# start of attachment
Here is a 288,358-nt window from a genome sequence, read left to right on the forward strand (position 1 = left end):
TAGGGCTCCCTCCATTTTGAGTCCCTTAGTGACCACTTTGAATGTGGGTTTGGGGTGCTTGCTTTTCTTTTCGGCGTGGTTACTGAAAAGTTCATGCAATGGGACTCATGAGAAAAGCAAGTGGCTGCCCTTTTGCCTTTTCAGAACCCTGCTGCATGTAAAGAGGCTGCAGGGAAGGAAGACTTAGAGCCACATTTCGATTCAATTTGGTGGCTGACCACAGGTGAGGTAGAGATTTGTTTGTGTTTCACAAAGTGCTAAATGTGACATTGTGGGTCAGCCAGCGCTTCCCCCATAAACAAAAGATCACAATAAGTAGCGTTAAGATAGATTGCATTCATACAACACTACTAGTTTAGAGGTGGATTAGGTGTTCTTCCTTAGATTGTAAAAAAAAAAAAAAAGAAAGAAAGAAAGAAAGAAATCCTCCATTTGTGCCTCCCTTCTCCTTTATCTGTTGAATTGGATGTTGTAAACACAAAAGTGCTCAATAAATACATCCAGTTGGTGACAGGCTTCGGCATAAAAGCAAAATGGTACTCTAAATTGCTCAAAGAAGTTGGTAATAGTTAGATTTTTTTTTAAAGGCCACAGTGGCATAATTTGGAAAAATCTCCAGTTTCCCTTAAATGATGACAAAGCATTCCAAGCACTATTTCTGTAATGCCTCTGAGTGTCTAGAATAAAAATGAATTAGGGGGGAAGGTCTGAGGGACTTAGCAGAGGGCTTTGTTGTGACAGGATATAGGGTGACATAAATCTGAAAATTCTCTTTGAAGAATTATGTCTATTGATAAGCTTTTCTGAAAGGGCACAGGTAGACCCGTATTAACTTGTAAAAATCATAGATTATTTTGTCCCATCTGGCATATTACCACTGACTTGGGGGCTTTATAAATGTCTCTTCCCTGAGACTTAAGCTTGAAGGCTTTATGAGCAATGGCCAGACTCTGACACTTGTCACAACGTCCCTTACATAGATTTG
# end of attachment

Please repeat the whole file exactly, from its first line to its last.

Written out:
Here is a 288,358-nt window from a genome sequence, read left to right on the forward strand (position 1 = left end):
TAGGGCTCCCTCCATTTTGAGTCCCTTAGTGACCACTTTGAATGTGGGTTTGGGGTGCTTGCTTTTCTTTTCGGCGTGGTTACTGAAAAGTTCATGCAATGGGACTCATGAGAAAAGCAAGTGGCTGCCCTTTTGCCTTTTCAGAACCCTGCTGCATGTAAAGAGGCTGCAGGGAAGGAAGACTTAGAGCCACATTTCGATTCAATTTGGTGGCTGACCACAGGTGAGGTAGAGATTTGTTTGTGTTTCACAAAGTGCTAAATGTGACATTGTGGGTCAGCCAGCGCTTCCCCCATAAACAAAAGATCACAATAAGTAGCGTTAAGATAGATTGCATTCATACAACACTACTAGTTTAGAGGTGGATTAGGTGTTCTTCCTTAGATTGTAAAAAAAAAAAAAAAGAAAGAAAGAAAGAAAGAAATCCTCCATTTGTGCCTCCCTTCTCCTTTATCTGTTGAATTGGATGTTGTAAACACAAAAGTGCTCAATAAATACATCCAGTTGGTGACAGGCTTCGGCATAAAAGCAAAATGGTACTCTAAATTGCTCAAAGAAGTTGGTAATAGTTAGATTTTTTTTTAAAGGCCACAGTGGCATAATTTGGAAAAATCTCCAGTTTCCCTTAAATGATGACAAAGCATTCCAAGCACTATTTCTGTAATGCCTCTGAGTGTCTAGAATAAAAATGAATTAGGGGGGAAGGTCTGAGGGACTTAGCAGAGGGCTTTGTTGTGACAGGATATAGGGTGACATAAATCTGAAAATTCTCTTTGAAGAATTATGTCTATTGATAAGCTTTTCTGAAAGGGCACAGGTAGACCCGTATTAACTTGTAAAAATCATAGATTATTTTGTCCCATCTGGCATATTACCACTGACTTGGGGGCTTTATAAATGTCTCTTCCCTGAGACTTAAGCTTGAAGGCTTTATGAGCAATGGCCAGACTCTGACACTTGTCACAACGTCCCTTACATAGATTTG